A few weeks ago, I posted several articles on finding inspiration, or “wooing our muse.” You can read the earlier posts here:
Finding Inspiration 1: Examine the Best Examples
Finding Inspiration 2: Explore Other Techniques
As you know, ideas come at the craziest times (like the middle of the night) and often seem to disappear completely when we really want them to show up. The trick is to build simple practices into our lives that invite our muse to show up on a more regular basis.
This week, let’s take a look at the value of connecting with like-minded creative “buddies.”
I have belonged to two types of groups, one large and one small. Large groups, like local guilds, provide a great way to meet new people who share your interests. If you look around, you’ll find local guilds for quilters, sewers, knitters, water-color artists, metal workers, potters, and just about anything else you can imagine.
Guilds also invite guest speakers to meetings, organize classes, do community service projects and so on. They are a great place to connect with others.
My personal preference is to belong to a smaller, more intimate group. I belong to a group called the DIVAS (which stands for Designing Innovative Visual Arts Sisterhood in case you were wondering).
When meeting day rolls around, I often have a nagging tug-of-war going on in my brain. One side says “You’ve cannot do that – you have got deadlines to meet” while the other side says “Screw the deadlines – I want to go play with my friends.” Sound familiar?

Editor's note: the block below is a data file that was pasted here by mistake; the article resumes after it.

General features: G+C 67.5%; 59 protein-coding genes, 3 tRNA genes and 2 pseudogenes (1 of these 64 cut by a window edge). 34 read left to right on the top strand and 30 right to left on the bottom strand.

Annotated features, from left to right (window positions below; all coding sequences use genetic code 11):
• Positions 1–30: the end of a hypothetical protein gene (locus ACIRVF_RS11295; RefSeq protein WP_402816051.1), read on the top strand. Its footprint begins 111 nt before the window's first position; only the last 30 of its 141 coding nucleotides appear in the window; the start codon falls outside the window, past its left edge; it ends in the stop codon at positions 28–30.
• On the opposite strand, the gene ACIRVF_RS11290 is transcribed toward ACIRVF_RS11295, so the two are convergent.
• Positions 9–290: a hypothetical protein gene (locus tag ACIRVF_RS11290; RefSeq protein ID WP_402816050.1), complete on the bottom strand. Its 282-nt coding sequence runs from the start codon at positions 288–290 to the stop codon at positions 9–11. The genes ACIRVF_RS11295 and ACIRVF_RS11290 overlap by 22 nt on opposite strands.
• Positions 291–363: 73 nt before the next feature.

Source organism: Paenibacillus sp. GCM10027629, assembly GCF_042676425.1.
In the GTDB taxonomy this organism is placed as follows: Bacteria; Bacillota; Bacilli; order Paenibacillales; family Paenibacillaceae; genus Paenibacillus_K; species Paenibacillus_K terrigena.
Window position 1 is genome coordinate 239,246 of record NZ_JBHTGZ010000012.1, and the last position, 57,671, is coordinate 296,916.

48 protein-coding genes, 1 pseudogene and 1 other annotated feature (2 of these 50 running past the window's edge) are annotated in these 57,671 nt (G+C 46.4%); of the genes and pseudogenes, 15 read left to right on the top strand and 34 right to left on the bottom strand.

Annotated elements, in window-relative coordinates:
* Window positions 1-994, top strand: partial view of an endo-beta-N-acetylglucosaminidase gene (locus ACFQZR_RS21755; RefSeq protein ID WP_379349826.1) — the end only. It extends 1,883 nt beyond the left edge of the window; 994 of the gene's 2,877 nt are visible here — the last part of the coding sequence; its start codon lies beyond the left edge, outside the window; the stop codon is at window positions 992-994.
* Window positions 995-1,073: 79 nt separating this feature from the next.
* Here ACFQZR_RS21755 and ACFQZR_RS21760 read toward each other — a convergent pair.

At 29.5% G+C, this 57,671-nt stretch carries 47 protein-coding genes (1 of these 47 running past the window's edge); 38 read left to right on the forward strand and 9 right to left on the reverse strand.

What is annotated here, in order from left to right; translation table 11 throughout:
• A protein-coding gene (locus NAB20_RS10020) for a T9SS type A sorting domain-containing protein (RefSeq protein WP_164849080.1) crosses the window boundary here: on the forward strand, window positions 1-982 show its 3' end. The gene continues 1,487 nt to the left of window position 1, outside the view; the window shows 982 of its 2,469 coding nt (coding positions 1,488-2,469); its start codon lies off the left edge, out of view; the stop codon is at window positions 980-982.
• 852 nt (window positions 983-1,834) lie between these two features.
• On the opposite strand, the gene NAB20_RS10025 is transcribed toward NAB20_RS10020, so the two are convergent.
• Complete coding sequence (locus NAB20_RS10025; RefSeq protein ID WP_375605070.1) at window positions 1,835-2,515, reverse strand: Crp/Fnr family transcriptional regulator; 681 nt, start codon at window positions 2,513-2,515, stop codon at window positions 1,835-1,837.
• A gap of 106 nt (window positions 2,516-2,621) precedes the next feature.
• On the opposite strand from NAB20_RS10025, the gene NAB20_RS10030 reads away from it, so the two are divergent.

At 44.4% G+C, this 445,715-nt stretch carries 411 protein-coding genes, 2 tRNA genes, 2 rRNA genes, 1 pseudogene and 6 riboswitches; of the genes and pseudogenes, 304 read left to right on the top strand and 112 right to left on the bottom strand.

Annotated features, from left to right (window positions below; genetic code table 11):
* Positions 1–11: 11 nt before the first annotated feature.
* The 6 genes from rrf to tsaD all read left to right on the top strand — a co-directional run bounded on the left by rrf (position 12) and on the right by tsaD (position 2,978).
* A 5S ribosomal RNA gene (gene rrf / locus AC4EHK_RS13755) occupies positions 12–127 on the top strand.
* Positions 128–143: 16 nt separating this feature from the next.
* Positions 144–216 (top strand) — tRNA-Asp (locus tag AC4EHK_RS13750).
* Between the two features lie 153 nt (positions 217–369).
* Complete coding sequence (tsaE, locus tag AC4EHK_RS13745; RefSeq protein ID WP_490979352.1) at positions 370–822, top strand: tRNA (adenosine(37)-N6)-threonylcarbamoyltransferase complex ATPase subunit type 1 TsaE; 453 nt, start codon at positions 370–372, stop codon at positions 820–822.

Usually, time with my friends trumps the deadlines. After all, I don’t think I’ll be lying on my deathbed wishing I had written one more newsletter or made one more sale. But I might very well wish I had been less tied to my work and spent more time enjoying the marvelous women in my life.
Most of our meetings are pretty casual, but we try to schedule “play days” several times a year to try something new. One of our member recently had a friend visiting who is a mixed-media artist. Lucky for us, Karen agreed to teach a workshop for us and we had the opportunity to spend the day making high-fashion paper dolls with an attitude!
We made these paper dolls by stamping “bodies” on card stock using some of Karen’s stamps, then cutting out heads and legs from fashion magazines. It was great fun finding embellishments for these ladies. And most important, we had tons of fun.
I don’t know if I will ever sit down to make more paper dolls in the future, but this ‘mini workshop’ with my friends was good for all of us. We all had to step out of our creative comfort zone, do something wild and crazy, and get past our limiting ideas about which heads, bodies, and legs should go together.
Truly, it was a fun way to “invite our muse” to come and play with us. And yes, she showed up with flying colors.
Do you belong to a guild or small creative group? Do you have special activities that help you “woo your muse” as a group? Leave a comment below. I would love to hear what you are up to.
Kim M Harrington says
I am guilty of social isolation that is pretty much self imposed. When I do go out I have a ball. I wonder why I don’t do it more often. When I schedule something, I often do not want to go when the time comes. As a result I often find myself alone! I have resolved to go to the ASG American Sewing Guild local annual meeting and meet some folks! I have been a member since last February and this is my first time attending so I hope it will be fun.
I really do need to get out more :O
Out you go, dear lady! I’m naturally a home-body, and it’s easy to skip meetings and gatherings. But it also gets a bit lonely living in a snow-globe. 🙂